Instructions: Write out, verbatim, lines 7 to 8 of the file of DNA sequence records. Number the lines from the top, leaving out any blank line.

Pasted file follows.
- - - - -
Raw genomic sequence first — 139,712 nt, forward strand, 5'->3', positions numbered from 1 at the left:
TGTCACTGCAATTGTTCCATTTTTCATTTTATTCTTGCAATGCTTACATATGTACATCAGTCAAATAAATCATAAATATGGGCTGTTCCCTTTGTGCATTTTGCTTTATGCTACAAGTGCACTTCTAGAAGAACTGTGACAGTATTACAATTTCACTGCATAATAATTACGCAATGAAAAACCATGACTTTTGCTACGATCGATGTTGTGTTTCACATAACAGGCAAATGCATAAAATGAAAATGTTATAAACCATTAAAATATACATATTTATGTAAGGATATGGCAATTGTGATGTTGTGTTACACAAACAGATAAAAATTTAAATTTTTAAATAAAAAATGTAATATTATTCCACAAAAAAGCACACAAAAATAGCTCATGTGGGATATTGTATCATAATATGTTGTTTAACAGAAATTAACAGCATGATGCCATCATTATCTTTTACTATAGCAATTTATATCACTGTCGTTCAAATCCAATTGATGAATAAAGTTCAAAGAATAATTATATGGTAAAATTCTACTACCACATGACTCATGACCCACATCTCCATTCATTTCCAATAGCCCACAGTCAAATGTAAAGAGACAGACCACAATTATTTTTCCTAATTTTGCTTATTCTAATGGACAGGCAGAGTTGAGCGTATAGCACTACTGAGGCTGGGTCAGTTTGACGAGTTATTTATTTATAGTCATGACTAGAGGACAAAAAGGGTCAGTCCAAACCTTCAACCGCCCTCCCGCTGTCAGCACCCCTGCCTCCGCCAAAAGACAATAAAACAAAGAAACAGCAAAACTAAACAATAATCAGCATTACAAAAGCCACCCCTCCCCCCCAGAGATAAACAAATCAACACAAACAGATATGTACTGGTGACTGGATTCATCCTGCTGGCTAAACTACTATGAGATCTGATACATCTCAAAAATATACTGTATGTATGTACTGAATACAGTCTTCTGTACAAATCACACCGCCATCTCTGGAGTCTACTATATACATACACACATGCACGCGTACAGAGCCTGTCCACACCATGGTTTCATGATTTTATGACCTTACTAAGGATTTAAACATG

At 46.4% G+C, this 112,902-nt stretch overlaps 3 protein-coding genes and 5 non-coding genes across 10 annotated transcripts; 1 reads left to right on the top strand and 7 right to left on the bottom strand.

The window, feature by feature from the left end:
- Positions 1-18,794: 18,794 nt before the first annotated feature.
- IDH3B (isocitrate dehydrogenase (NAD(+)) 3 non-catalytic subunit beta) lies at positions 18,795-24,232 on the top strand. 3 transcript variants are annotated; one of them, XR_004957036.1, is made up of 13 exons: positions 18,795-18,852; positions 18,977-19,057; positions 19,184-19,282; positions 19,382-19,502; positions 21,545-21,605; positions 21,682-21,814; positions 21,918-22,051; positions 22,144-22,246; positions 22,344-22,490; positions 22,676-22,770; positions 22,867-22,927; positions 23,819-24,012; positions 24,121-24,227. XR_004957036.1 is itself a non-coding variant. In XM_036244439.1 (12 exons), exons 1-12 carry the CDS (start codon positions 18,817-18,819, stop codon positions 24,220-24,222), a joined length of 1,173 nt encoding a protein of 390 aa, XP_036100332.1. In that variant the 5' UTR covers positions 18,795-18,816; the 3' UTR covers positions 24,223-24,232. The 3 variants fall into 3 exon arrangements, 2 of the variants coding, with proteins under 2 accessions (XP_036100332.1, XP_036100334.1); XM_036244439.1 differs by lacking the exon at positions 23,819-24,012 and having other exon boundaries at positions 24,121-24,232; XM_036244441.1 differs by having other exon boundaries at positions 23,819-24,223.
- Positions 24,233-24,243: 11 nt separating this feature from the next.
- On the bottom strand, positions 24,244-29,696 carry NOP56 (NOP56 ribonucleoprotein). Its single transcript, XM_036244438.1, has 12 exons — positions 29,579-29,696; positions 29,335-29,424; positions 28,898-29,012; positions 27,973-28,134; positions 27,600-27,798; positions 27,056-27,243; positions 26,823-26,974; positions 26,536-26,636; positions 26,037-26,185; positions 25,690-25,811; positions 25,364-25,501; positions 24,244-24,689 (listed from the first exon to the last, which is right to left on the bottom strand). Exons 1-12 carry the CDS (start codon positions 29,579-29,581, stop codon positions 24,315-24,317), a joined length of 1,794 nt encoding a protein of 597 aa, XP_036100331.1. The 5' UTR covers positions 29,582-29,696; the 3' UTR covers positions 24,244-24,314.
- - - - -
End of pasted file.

- Positions 24,233-24,243: 11 nt separating this feature from the next.
- On the bottom strand, positions 24,244-29,696 carry NOP56 (NOP56 ribonucleoprotein). Its single transcript, XM_036244438.1, has 12 exons — positions 29,579-29,696; positions 29,335-29,424; positions 28,898-29,012; positions 27,973-28,134; positions 27,600-27,798; positions 27,056-27,243; positions 26,823-26,974; positions 26,536-26,636; positions 26,037-26,185; positions 25,690-25,811; positions 25,364-25,501; positions 24,244-24,689 (listed from the first exon to the last, which is right to left on the bottom strand). Exons 1-12 carry the CDS (start codon positions 29,579-29,581, stop codon positions 24,315-24,317), a joined length of 1,794 nt encoding a protein of 597 aa, XP_036100331.1. The 5' UTR covers positions 29,582-29,696; the 3' UTR covers positions 24,244-24,314.